• The integration obligation will become relevant for all residence applications filed as of January 26, 2017.

With respect to the impact of the new requirements on non-EU/EEA labor migrants and their family members, labor migrants can probably prove integration efforts because of their work in Belgium. Things could be more complicated for their family members, but a decision to terminate residence must take into account the nature and the strength of the family ties of the foreigner, the duration of residence in Belgium, and the existence of family ties or cultural/social connections with the country of origin.

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This article discusses obtaining permanent residence in Canada through the Express Entry system.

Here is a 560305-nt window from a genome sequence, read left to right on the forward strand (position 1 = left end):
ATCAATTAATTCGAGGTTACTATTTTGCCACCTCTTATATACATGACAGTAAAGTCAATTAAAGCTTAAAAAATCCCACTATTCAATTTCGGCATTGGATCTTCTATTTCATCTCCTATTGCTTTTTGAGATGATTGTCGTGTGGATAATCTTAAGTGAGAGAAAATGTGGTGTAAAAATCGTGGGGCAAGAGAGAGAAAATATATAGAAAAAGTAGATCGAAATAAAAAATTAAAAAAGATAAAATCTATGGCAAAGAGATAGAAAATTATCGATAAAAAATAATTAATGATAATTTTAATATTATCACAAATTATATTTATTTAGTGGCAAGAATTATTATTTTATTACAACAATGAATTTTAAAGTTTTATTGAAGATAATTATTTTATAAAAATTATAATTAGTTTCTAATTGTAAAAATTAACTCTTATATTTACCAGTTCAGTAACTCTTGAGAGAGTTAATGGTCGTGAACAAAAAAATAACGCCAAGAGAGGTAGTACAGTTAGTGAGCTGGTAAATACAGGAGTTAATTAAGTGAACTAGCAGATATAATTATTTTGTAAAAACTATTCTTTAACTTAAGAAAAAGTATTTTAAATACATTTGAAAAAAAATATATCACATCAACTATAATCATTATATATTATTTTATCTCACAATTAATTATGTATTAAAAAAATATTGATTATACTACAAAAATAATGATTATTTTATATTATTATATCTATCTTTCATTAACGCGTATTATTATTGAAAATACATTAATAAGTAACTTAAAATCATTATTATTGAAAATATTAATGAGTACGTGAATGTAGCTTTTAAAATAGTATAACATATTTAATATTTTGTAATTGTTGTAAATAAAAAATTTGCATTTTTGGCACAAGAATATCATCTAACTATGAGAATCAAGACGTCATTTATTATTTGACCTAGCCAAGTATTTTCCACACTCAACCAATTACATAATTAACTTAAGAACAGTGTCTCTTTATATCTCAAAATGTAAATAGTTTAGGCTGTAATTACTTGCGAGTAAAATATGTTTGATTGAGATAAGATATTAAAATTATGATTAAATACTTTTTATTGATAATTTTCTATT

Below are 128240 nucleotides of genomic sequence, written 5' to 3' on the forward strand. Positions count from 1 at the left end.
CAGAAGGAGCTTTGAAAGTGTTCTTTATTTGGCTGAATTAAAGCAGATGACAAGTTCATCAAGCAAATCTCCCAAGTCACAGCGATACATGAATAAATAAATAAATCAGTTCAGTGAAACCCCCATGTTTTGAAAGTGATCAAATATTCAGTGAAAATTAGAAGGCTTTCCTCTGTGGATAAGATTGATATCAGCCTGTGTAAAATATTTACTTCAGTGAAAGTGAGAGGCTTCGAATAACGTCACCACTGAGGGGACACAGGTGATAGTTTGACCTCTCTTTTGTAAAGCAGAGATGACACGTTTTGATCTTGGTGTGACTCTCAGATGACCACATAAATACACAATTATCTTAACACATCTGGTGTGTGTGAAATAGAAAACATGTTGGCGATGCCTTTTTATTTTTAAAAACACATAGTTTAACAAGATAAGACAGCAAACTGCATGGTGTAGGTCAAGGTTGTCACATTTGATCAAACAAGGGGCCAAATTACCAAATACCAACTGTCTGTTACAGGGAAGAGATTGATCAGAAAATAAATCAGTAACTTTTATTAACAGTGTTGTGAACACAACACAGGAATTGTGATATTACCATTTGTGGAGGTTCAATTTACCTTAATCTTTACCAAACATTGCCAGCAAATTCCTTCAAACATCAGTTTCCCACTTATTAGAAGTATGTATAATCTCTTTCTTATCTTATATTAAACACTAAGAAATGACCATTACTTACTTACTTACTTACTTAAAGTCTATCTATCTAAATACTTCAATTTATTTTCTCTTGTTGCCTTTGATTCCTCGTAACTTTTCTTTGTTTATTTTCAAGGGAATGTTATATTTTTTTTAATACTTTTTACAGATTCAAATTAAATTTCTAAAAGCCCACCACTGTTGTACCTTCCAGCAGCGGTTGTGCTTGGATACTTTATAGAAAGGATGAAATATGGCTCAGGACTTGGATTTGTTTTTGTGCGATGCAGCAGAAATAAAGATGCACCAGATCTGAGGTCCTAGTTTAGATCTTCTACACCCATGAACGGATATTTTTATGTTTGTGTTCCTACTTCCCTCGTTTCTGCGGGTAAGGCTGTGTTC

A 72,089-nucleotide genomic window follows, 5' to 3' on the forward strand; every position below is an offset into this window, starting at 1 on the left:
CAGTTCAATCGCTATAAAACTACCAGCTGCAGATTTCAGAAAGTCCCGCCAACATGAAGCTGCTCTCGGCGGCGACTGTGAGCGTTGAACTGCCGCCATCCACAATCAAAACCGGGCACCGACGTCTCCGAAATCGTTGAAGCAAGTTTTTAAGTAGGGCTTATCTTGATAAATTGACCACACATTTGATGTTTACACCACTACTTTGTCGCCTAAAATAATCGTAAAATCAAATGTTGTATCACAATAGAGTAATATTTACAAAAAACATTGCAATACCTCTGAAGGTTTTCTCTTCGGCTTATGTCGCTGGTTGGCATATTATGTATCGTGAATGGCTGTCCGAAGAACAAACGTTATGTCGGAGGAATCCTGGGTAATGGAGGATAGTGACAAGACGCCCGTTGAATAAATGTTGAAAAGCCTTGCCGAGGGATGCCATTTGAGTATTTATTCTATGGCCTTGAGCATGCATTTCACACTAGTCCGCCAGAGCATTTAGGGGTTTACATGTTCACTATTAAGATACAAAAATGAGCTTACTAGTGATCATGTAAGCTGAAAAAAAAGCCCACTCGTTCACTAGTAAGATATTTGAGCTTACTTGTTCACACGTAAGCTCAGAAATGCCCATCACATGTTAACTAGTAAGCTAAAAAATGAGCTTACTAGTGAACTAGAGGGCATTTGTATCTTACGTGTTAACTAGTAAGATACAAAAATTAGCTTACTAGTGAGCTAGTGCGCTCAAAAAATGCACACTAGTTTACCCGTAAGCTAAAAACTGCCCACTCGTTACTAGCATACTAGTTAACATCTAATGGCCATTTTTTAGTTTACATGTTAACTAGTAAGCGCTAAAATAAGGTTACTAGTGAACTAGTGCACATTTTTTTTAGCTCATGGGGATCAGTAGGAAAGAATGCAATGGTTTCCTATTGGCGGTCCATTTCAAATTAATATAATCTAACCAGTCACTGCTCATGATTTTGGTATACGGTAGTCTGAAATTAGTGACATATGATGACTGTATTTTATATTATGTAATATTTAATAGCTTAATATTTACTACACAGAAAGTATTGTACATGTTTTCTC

Introduced on January 1, 2015, Express Entry is an online application system used by Immigration, Refugees and Citizenship Canada (IRCC) to manage, assess, and approve Canadian permanent residence applications under the Federal Skilled Worker program, the Federal Skilled Trades program, and the Canadian Experience Class program. In addition to these economic immigration programs, Express Entry is currently being used by certain Canadian provinces as a gateway to apply for their Provincial Nominee programs. Express Entry applications are intended for foreign nationals wishing to settle in a Canadian province other than Québec (because Québec operates its own distinct permanent immigration program). While the core requirements of each program remain unchanged, Express Entry brings to the Canadian immigration world a new system designed to improve processing times and to give immigration officers the means to select from a large pool of candidates the top applicants for Canadian permanent residence.